The “Men in Black” movies proceed from the notion that creatures from neighboring galaxies walk and slither among us, many of them disguised as human beings. Like its three predecessors — including the still-terrific 1997 original — “Men in Black: International” features an amusing throwaway gag revealing that some of these aliens are, in fact, masquerading as real-life celebrities. If you suspected that Elon Musk was not entirely of this world, your instincts were correct.
The movie itself, a weightless, unmemorable summer distraction, offers its own curious meta-variation on the joke. It certainly looks like a “Men in Black” movie, insofar as it features people in dark suits running around with memory-erasing neuralyzers, trying to protect the secrets of the universe while also keeping those secrets from destroying planet Earth. You will recognize this world the moment you hear the cheekily ominous strains of Danny Elfman’s score (given a tweak this time by composer Chris Bacon) and set eyes on a fresh gallery of computer-generated grotesques.
But the resemblances largely end there. Will Smith and Tommy Lee Jones are nowhere to be seen. The director, F. Gary Gray, and the screenwriters, Matt Holloway and Art Marcum, are all new to the series, which you might guess from the movie’s blandly anonymous stylistic imprint. Even during the fun moments — and there are a few, if nowhere near enough — you know you’re in the presence of an impostor, a generic blockbuster wannabe in established franchise drag.
I realize that this specimen is often referred to as a “spinoff” — or reboot, or relaunch, or whatever the preferred terminology is for a movie that sets out to monetize what remains of your pop-cultural nostalgia in service of something (barely) new. There is nothing inherently wrong with this. Certainly there are worse reasons for a movie to exist than to provide a starring vehicle for two actors as versatile and likable as Chris Hemsworth and Tessa Thompson, who take over for Smith and Jones here.
You might recall that Hemsworth and Thompson also appeared together in the Marvel spectaculars “Thor: Ragnarok” and “Avengers: Endgame,” and their on-screen rapport has been at least as consistent as their commitment to colon-punctuated titles. The most pleasurable moments in “Men in Black: International” are those in which the actors get to rediscover some of that chemistry. At one point they bicker like a pair of old 1940s screen idols in front of a desert landscape that, deliberately or not, looks almost as fake as a studio backlot.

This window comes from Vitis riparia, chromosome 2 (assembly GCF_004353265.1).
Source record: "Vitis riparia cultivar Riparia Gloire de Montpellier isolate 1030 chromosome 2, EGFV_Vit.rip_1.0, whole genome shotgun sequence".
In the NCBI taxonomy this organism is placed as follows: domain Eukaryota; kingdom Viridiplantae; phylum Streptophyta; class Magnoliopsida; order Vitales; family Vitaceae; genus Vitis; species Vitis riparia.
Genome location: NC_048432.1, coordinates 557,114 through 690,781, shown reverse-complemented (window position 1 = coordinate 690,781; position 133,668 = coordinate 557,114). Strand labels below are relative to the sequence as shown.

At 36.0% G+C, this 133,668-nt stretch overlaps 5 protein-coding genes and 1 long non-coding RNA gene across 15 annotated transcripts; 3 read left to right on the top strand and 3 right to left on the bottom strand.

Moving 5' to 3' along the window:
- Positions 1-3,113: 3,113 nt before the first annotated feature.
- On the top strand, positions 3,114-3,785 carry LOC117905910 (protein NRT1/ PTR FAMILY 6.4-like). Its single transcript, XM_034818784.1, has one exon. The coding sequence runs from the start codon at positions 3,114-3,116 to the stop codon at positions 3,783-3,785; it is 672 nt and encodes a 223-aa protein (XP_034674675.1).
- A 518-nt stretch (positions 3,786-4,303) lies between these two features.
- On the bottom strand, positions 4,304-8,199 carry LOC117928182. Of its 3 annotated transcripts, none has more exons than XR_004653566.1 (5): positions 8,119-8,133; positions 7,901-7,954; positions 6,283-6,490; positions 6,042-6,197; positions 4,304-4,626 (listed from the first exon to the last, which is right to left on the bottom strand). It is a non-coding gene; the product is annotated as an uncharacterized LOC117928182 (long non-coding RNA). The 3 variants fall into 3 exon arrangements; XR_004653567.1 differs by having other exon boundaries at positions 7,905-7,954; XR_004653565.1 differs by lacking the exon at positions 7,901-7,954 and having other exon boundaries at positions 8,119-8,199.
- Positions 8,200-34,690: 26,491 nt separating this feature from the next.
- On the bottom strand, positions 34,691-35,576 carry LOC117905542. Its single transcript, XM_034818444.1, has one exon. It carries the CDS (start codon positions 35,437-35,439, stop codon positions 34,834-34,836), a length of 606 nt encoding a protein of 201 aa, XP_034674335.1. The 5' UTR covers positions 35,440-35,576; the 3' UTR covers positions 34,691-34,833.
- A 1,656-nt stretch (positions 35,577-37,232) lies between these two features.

It’s a nice moment, though it takes the movie a while to get there, plus a great deal of laborious plotting and cross-cutting. It begins with a ho-hum cliffhanger of a prologue set atop the Eiffel Tower, where H (Hemsworth), a top agent in the Men in Black’s London office, faces off with a malicious swarm of invaders known as the Hive. He soon will find himself paired with a new agent named M (Thompson), a fresh recruit brought in from New York, who has been obsessed with joining the MIB since she caught a surprise glimpse of an alien visitor as a science-obsessed kid 20 years ago.
A familiar dynamic between the cynical veteran and the by-the-book rookie ensues. H has entered a debauched, decadent phase; he drinks too much and indulges in ill-advised cross-species hook-ups, occasioning the memorable sight of tentacle marks across the bulging Hemsworth torso. That makes him ill equipped to mentor M or to protect an alien ally named Vungus (Kayvan Novak), who turns out to be safeguarding a mysterious gem that must not, under any circumstances, fall into the wrong hands.
But whose hands are those? There’s a mole at work in the London office, briefly sending the movie down a John Le Carré rabbit hole and raising the promising suggestion that MIB might be as rife with bureaucratic secrets as MI6. The globe-trotting intrigue eventually fans out to include Rebecca Ferguson as an assassin who brings new meaning to the term “heavily armed,” plus Liam Neeson and Rafe Spall as a couple of dark-suited dullards. Neither one rivals the organization’s top leader, Agent O, played by a formidably icy Emma Thompson, reprising her role from “Men in Black 3.” At one point O fixes M with an appraising smirk, perhaps signaling her suspicion that there’s room for only one Thompson in this movie.
She turns out to be happily wrong. A little of Hemsworth’s wasted-golden-boy act goes a long way, but Tessa Thompson, whose star is deservedly on the rise, brings much-needed glimmers of wit, pluck and magnetism to a character who doesn’t amount to much on the page. The screenwriters give M a lot of technical jargon and an eyeroll-inducing exchange with O about how sexist it is that the organization is still called Men in Black — the latest example of a tiresome streak of lip-service feminism that has swept through the Marvel Cinematic Universe, Disney’s “Aladdin” remake and the recent “Dark Phoenix.”
“Men in Black: International” doesn’t need to apologize for the fact that it isn’t some bastion of blockbuster wokeness; simply being a good movie would have been more than enough. But Gray, who has made terrific genre pictures before (like “The Italian Job”), appears to be only marginally more awake here than he was during the long, noisy multiplex nap that was “The Fate of the Furious.” He does give us an endearing second banana named Pawny, a pint-sized, Yoda-esque minion brought to wisecracking life by Kumail Nanjiani. The character may be tiny but his big shtick is hard to resist.
‘Men in Black: International’
Rated: PG-13, for sci-fi action, some language and suggestive material
Running time: 1 hour, 55 minutes